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3.5 Manufacturing Industry
This section deals with greenhouse gas emissions and greenhouse gas emission
reduction options from the sector manufacturing industry14.
Important are the energy intensive (or heavy) industries, including the production
of metals (especially iron and steel, and aluminium), refineries, pulp and paper,
basic chemicals (important ones are nitrogen fertilizers, petrochemicals, and
chlorine), and non-metallic minerals (especially cement). The less energy intensive
sectors, also called light industry, are among others, the manufacture of food,
beverages, and tobacco; manufacturing of textiles; wood and wood products; printing
and publishing; production of fine chemicals; and the metal processing industry
(including automobiles, appliances, and electronics). In many cases these industries
each produce a wide variety of final products. Non-CO2 gases emitted
from the manufacturing sector include nitrous oxide (N2O), hydrofluorocarbons
(HFCs), perfluorocarbons (PFCs) and sulphur hexafluoride (SF6). Adipic
acid, nitric acid, HCFC-22 and aluminium production processes emit these gases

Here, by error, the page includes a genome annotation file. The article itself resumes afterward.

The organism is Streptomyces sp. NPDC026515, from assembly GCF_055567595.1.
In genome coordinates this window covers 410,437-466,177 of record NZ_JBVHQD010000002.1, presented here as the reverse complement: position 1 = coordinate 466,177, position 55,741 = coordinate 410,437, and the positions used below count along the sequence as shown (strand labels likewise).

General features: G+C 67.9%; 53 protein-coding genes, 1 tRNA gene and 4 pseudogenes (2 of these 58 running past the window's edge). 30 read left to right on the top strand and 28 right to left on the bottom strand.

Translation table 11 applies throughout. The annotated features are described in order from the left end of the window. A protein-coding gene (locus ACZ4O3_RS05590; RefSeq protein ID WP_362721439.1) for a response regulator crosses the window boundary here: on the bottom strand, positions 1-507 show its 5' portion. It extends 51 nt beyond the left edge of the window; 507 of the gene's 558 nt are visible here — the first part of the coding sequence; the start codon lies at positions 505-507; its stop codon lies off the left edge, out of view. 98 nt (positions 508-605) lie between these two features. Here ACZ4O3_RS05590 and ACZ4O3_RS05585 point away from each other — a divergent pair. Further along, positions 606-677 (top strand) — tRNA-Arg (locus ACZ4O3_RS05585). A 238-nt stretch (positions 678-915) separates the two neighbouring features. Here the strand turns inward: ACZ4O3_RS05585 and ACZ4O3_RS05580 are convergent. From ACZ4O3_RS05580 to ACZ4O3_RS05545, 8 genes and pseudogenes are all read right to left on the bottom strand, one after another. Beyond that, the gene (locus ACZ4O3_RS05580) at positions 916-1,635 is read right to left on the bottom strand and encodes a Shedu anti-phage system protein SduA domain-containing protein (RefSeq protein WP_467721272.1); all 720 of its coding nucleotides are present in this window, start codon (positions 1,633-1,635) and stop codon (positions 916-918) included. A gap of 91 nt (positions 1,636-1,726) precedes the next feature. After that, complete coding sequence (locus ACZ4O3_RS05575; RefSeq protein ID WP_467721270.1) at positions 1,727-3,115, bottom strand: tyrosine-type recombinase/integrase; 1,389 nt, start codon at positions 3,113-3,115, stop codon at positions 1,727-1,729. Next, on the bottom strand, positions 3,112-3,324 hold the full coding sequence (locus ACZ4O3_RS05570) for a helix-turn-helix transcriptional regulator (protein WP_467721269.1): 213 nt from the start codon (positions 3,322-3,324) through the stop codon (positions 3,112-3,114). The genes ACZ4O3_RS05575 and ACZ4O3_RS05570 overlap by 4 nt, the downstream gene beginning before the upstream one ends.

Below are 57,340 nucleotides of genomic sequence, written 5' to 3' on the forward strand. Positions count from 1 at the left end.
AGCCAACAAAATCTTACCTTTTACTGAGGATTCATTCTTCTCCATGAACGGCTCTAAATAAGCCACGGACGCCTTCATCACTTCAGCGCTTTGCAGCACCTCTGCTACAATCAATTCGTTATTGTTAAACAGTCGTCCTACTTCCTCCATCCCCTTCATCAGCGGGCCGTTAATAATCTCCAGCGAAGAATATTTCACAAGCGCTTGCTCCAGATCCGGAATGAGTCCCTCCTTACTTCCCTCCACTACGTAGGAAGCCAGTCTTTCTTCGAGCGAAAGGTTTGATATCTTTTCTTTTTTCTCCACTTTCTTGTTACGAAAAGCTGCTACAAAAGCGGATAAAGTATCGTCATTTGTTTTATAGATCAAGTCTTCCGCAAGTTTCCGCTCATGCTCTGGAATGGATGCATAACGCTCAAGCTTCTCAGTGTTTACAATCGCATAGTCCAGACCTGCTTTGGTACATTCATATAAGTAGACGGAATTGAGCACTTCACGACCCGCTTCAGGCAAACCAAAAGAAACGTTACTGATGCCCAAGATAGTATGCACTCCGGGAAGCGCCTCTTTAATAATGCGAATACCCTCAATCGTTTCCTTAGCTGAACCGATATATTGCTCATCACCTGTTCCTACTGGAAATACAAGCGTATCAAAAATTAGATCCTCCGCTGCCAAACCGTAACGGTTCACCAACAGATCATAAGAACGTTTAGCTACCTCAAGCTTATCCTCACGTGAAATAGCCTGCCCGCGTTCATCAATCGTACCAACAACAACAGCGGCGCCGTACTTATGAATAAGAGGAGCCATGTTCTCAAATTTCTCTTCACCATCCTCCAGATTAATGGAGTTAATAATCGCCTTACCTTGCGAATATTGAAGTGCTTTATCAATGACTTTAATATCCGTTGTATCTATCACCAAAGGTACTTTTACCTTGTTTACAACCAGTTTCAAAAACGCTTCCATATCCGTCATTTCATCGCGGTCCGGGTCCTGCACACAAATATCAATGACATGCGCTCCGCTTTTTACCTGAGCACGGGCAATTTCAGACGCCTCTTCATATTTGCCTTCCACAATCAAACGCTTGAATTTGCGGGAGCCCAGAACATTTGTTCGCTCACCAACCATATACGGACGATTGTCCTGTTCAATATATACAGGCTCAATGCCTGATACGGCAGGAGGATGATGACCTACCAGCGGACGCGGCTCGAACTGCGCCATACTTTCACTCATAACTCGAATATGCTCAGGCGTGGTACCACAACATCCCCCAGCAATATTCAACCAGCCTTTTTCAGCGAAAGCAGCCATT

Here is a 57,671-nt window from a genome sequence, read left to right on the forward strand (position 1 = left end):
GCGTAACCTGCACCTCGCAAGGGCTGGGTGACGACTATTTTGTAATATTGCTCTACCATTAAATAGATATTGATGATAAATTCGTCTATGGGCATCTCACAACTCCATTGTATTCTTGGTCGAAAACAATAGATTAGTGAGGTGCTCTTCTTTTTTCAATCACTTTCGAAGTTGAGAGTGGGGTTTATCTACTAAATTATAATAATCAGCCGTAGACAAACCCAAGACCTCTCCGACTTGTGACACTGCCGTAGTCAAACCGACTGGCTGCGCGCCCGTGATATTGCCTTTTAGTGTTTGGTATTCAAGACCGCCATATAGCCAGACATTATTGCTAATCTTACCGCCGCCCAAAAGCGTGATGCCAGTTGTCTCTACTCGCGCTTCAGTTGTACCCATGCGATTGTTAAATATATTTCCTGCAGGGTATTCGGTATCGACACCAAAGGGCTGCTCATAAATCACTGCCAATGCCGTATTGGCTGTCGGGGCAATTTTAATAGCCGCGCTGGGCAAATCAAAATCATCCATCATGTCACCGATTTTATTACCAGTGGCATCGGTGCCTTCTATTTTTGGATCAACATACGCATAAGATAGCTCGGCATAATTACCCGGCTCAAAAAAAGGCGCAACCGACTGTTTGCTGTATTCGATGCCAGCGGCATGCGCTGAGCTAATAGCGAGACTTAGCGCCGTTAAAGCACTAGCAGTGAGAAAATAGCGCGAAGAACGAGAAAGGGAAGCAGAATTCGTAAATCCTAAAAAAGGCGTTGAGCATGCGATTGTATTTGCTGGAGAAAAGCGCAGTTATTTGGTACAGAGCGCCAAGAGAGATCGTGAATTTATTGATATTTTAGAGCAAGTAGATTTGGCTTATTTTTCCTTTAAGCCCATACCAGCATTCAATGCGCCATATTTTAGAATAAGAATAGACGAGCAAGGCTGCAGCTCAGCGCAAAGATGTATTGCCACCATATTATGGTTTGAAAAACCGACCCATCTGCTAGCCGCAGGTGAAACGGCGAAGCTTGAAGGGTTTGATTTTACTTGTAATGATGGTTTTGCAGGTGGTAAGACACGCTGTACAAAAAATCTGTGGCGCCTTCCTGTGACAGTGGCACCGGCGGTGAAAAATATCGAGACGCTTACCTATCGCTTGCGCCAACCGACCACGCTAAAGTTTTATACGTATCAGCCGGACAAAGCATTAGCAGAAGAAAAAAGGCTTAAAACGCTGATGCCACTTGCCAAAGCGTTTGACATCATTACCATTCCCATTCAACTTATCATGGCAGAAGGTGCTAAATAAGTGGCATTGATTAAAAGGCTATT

as unintended by-products. A number of other highly diverse industries, including
a few sectors replacing ozone- depleting substances, use these chemicals in
Kashiwagi et al. (1996) dealt with industry emission reduction options in IPCC (1996). In that chapter, processes, energy consumption, and a range of emission reduction options (mainly for CO2) have been described on a sector-by-sector basis. For the TAR, these options are summarized (see Section 3.5.3) and estimates of potentials and costs for emission reduction are quantified. The scope of TAR has been expanded to also include greater detail on non-CO2 greenhouse gases and the differences in regional emission profiles and emission reduction opportunities.3.5.2 Energy and GHG Emissions